An employee attitude survey is just as important an activity as a marketing or expansion project. As such, it must be carefully planned, starting with clarifying the goals of the survey followed by preparation of the questions to be asked. Typically such surveys address the following topic areas: job satisfaction; competence and fairness of supervision; effectiveness of on-the-job training; satisfaction with pay and benefits; opportunities to grow and develop new skills; quality of the work environment (working conditions, personnel policies, relations with co-workers, etc.); operational efficiency; confidence in management; and effectiveness of organizational communications.

Since 100% employee participation is highly desirable, the survey methods used are very important. Surveys that are mailed to employees or handed out at work generally get poor response rates. Far more preferable is to set aside some time for employees to be scheduled to complete the survey. And, by having a third party on hand to explain the survey and collect forms, employees generally have more confidence in the confidentiality and anonymity of their responses.

Most employee attitude surveys ask employees to respond to questions using a rating scale and ask very few open-ended questions. However, open-ended questions have some advantages; as smaller employers (i.e., under 100 employees), most co-ops can get the best of both worlds. Nevertheless, questions should be designed to avoid making compilation and collation of the data too cumbersome.

After the survey

Communications is critical to the success of an employee attitude survey. While that communication starts before the survey -- informing employees of a survey, its purpose and how the results will be used -- it's even more critical for employees to receive feedback afterwards. A memo should be sent to all employees after their surveys have been received letting them know that their candid and thoughtful participation in the survey was appreciated, that management and/or the board has received a report, and that further feedback will be forthcoming. Again, it's valuable to emphasize that all surveys were handled confidentially and with complete anonymity.

Within two or three weeks, an objective summary of the survey findings should be available to employees. Such a summary should highlight both the positive and negative areas identified by the survey. Employees will appreciate the maturity and earnestness of a management that is willing to share results that identify where its weaknesses and failings may be. One of the greatest pitfalls of employee attitude surveys is the perception among staff that nothing happens as a result of their input. This can lead to cynicism and reduced participation in future surveys.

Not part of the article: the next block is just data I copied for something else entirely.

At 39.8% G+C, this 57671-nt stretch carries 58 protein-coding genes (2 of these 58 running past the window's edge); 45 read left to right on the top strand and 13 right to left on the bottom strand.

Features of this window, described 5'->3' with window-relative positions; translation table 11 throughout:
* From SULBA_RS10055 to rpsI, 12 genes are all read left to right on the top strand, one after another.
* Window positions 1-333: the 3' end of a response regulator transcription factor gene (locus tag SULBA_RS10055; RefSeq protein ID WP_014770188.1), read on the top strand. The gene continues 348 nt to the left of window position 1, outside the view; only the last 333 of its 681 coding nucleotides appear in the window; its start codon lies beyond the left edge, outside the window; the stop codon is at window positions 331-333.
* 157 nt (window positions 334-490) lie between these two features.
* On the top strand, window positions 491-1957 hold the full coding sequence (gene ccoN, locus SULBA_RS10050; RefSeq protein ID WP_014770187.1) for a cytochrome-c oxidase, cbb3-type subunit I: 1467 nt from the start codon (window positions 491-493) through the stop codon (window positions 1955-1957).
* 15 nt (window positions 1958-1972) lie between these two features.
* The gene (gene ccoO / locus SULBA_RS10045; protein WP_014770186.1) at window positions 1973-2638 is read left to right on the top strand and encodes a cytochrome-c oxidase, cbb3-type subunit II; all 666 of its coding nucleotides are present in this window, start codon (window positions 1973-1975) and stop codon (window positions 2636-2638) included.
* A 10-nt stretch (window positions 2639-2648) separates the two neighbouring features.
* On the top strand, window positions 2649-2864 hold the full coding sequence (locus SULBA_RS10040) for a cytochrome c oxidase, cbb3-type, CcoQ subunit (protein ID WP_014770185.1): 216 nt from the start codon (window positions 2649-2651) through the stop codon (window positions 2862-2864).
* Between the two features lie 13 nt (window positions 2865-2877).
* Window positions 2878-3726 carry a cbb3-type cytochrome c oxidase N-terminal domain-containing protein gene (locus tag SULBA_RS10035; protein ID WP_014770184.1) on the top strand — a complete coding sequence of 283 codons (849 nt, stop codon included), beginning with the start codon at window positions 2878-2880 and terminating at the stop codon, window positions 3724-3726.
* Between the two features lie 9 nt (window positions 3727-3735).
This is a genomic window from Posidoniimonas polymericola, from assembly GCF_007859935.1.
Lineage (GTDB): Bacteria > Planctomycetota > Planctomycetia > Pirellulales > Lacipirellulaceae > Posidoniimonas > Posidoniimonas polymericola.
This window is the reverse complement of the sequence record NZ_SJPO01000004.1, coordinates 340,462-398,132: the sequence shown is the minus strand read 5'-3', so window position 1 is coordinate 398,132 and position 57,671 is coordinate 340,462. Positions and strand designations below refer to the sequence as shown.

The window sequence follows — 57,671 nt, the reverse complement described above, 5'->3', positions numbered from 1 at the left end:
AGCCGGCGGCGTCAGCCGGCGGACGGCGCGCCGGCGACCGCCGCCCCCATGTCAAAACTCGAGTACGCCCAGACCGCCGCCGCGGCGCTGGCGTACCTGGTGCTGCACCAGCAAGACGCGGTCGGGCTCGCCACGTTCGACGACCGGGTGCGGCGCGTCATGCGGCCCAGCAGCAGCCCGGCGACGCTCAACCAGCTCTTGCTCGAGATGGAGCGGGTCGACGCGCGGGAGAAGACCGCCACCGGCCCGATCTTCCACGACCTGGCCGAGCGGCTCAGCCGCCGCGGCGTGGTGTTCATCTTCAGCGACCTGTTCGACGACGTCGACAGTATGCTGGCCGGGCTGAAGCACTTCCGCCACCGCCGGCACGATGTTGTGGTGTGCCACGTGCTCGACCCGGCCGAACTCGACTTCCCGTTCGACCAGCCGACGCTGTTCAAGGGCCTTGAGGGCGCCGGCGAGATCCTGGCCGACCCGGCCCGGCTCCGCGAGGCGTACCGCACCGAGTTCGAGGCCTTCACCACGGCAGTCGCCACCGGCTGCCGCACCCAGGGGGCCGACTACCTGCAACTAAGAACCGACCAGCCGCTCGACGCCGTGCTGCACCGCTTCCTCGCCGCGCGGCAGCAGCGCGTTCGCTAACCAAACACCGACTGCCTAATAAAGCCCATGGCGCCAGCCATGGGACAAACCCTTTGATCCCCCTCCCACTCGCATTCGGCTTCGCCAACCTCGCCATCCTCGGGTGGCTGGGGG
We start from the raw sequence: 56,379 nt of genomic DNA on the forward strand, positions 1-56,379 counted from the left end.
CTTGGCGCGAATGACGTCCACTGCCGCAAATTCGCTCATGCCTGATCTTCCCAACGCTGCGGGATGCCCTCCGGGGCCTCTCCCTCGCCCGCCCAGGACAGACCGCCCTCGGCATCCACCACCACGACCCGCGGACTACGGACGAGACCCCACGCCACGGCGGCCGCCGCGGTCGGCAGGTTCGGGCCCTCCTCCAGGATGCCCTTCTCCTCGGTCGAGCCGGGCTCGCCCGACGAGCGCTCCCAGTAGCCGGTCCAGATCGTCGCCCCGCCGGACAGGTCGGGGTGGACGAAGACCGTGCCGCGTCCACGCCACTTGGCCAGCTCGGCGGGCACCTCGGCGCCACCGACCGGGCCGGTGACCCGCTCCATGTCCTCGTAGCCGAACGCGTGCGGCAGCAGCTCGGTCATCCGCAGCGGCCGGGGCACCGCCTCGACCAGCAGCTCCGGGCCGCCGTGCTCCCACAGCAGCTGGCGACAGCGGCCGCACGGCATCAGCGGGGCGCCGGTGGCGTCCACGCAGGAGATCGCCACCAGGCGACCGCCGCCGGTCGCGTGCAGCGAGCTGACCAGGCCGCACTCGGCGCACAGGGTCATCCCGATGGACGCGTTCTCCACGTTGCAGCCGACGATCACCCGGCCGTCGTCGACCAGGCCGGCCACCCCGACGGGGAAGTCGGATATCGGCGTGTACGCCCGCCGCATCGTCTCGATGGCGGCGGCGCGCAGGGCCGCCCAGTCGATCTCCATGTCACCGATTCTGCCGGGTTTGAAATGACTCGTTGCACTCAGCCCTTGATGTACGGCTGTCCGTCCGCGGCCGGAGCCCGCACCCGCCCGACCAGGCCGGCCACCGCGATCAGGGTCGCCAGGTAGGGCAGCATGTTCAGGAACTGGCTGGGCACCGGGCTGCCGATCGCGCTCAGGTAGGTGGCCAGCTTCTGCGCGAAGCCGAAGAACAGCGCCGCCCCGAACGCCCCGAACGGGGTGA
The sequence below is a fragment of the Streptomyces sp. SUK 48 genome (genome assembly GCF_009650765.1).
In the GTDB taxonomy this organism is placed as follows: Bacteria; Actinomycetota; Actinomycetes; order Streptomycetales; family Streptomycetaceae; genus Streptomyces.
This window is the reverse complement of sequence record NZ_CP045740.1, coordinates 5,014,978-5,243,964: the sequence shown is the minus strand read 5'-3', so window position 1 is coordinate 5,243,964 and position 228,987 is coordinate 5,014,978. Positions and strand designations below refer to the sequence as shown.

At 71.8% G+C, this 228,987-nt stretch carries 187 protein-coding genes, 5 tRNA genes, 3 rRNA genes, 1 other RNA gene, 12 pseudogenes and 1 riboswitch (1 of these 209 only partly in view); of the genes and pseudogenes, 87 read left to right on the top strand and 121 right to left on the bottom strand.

Then, depending on the goals of an attitude survey, the appropriate group (management team, board, etc.) should review the survey results, categorize and prioritize areas for follow-up, and develop or approve action plans for follow-up. When the survey is being conducted at the directive of or for the board, directors will want to ensure that management's goals for the future entail both the appropriate areas identified from the survey and followup communication with employees. Finally, another survey can be conducted 12 to 24 months later that will provide even more valuable findings in comparison to the first.

Employee attitude survey results reflect the unique nature of each organization -- each company's particular strengths and weaknesses. As such, attitude surveys are an invaluable tool to boards and management alike in assessing the health and status of the human resource climate. When conducted in preparation for a management evaluation, such a survey will ensure that all employees provide valuable input on the way the workplace is being managed. When conducted as a part of the planning process, it will help identify areas where management attention is needed for the future.

Employee attitude surveys are excellent diagnostic tools by which boards and management can learn about important job-related perceptions of employees -- perceptions that can significantly affect both individual and organizational effectiveness. By conducting an employee attitude survey, the board communicates that its ongoing concern for management of the co-op's resources covers both human and financial resources. A survey by a third party can objectively help a co-op focus on problems and solutions and build a stronger, more effective organization.

References: "Taking Note of Employee Attitudes" by Louis E. Tagliaferri from Personnel Administrator, April 1988; How to Conduct Employee Attitude Surveys, by Pristo, Bert, and Thompson; "Asking Employees What They Think" by Claudia H. Deutsch from the New York Times; "Surveys Capture Untold Story" by Stephen L. Quinn from HR Magazine, September, 1990.

 

See other articles from this issue: #040 May - June - 1992